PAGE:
This is a story about a time when I got to eat my words instead of my toast. Eating my words, not my toast. Good times. So happy I got brunch instead.
Eating my words isn’t something I love doing but it’s a pretty good story so I’ll share my shame. Enjoy
This weekend my sister spent the night at my new place. Although I’m not well stocked for guests yet, I did try to brew coffee in my grandma’s old coffee maker and make toast with cheddar cheese for breakfast in my new toaster oven.
It was pretty exciting to use a new appliance and as I shut the glass door I announced, “I’m so happy to make toast for the first time!”
Leaving the oven to do its business, I walked out of the kitchen and started chatting at my sister. It wasn’t more than a couple minutes later a loud POP came from the direction of the toast.
“What was that?” My sister didn’t say or do anything but I managed to close my gaping mouth and dart back into the kitchen.
Smoke was pouring out of the toaster oven. After checking for fire I reached over and unplugged the appliance. Confused, I opened the glass door, turned on the fan and got my sister to open the sliding door. Then I remembered the smoke alarm and ran over to fan it. Just in case.
After I was certain there would be no alarm sounding, I crept back towards the scene to investigate. Yeah, I was a regular CSI.
My first query: Is the toast edible?
We determined, no. It was not edible and was probably poisonous. While the toast wasn’t burned (or really even warm), there was a layer of white powder all over the bread. When the element exploded, it released a ton of the powder everywhere. In fact, that might have been what was pouring out of the oven when I first stepped into the kitchen.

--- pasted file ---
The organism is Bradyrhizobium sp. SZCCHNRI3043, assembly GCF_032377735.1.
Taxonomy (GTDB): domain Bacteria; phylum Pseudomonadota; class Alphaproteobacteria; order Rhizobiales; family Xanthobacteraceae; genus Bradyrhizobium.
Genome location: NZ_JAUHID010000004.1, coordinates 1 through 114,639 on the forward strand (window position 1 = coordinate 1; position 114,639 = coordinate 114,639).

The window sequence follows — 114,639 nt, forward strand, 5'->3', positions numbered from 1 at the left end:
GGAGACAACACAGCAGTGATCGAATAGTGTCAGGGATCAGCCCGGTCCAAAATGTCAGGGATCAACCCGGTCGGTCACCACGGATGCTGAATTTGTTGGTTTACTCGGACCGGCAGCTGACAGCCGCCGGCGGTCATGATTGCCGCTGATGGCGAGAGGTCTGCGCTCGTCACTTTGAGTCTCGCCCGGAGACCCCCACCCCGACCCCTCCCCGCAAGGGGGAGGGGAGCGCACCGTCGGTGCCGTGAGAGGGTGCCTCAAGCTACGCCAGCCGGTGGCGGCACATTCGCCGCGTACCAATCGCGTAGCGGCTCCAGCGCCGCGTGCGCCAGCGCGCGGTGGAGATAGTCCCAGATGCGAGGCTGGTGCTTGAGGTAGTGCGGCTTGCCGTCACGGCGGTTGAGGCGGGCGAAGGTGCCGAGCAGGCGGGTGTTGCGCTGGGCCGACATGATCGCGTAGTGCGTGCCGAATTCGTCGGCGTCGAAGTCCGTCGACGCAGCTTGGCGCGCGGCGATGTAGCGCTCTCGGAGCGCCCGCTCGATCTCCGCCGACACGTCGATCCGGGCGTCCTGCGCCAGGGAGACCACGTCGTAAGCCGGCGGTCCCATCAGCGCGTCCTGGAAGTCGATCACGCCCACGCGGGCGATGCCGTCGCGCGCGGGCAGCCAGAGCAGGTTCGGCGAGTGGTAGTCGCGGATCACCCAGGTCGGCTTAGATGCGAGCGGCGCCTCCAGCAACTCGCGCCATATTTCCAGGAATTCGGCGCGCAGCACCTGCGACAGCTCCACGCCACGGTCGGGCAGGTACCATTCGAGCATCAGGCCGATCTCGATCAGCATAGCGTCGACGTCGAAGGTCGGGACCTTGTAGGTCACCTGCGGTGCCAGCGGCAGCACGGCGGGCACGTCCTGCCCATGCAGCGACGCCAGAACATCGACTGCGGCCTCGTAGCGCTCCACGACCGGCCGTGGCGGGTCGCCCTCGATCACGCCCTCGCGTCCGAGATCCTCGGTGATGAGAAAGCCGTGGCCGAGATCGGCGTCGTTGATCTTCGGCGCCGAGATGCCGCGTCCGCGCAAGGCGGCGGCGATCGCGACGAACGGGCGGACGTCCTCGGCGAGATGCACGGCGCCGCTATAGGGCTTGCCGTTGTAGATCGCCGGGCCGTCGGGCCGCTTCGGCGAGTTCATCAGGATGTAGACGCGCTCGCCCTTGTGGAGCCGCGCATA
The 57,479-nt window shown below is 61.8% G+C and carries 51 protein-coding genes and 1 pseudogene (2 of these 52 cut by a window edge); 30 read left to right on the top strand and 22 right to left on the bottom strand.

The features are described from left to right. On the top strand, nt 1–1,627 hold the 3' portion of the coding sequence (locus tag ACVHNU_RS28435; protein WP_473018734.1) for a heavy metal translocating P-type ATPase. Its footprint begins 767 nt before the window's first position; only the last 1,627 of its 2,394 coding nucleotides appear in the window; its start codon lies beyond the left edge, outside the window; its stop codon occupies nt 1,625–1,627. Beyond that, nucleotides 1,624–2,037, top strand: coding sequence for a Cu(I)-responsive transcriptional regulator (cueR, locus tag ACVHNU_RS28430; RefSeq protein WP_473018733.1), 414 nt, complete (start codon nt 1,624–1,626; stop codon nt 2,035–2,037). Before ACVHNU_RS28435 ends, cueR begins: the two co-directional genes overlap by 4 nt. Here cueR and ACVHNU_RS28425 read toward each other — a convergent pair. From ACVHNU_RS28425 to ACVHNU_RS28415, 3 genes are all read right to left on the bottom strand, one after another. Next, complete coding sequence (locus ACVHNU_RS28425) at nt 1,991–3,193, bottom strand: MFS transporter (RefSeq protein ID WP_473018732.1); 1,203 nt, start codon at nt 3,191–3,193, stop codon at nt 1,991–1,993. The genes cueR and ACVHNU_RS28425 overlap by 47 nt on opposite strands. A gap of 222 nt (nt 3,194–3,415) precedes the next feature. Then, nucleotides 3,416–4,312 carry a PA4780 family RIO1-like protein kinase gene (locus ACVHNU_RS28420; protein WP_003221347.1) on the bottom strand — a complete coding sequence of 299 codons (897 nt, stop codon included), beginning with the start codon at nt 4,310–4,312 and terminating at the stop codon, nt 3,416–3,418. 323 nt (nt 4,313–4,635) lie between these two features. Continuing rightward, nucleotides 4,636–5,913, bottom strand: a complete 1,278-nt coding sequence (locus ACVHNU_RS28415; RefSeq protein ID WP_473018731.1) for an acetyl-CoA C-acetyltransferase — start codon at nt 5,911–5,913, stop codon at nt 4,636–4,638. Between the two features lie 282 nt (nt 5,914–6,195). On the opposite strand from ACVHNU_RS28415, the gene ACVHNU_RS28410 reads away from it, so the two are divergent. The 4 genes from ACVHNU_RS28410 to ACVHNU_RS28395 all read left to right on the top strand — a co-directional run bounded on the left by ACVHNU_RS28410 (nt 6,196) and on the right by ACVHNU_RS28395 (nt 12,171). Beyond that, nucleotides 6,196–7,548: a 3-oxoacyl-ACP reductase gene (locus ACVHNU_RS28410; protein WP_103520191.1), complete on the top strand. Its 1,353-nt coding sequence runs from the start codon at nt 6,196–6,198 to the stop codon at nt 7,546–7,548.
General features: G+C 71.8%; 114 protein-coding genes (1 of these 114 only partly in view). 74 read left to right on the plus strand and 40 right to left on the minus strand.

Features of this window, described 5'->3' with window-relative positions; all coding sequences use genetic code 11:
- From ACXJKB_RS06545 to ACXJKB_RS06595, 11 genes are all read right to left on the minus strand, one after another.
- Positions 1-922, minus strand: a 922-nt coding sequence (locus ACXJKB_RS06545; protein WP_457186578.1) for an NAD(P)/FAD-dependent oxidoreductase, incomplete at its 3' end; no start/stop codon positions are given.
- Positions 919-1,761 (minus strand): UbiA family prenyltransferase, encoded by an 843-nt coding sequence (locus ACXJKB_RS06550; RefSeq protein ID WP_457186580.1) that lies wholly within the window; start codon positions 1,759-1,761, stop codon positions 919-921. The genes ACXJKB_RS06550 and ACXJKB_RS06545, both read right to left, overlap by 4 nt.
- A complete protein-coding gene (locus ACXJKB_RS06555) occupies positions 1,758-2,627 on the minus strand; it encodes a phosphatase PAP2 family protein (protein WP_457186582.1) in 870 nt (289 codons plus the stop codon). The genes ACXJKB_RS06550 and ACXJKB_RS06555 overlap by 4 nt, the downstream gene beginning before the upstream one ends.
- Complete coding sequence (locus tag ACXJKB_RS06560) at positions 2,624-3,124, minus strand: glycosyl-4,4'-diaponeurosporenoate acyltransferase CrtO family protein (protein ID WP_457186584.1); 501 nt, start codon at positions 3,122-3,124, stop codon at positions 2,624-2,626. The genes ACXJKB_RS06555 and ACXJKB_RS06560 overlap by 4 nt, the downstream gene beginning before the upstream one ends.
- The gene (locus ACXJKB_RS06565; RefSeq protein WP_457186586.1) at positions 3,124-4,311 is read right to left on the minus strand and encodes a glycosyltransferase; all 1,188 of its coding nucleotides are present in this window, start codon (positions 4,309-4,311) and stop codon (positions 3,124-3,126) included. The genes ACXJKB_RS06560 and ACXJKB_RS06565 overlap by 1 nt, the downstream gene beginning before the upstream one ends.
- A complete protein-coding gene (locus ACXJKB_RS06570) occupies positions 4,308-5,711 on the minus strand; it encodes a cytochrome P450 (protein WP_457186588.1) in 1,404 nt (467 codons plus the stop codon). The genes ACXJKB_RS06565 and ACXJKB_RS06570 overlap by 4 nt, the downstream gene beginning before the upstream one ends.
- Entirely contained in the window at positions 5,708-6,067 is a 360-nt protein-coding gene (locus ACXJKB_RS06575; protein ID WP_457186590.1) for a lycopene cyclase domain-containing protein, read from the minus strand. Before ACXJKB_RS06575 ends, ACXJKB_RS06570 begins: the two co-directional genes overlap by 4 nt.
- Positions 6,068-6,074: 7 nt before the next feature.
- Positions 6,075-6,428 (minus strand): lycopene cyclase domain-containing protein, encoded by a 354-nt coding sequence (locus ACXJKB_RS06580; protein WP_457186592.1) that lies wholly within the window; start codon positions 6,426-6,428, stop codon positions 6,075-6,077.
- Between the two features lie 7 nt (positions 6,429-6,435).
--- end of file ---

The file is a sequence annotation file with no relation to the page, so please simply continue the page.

Regardless, there was something seriously wrong. I looked at my sister, a little distressed, and asked how my life could possibly continue to be filled with irony.
Why did I have to announce that it was my first time making toast?
I’m just setting myself up for random combustion.
“At least the coffee worked out,” my sister said, trying to find the positive side of things. “And I still owe you a birthday brunch.”
“I think today is the day,” I said sadly. We left the kitchen—bread, powder and all—and went out for brunch.
Later in the afternoon my dad stopped by and I asked him to decide whether the toaster oven was doomed. One look at the bent elements and random springs hanging at odd angles and he confirmed my suspicion that its future would never include toast.
Or mine, it would seem.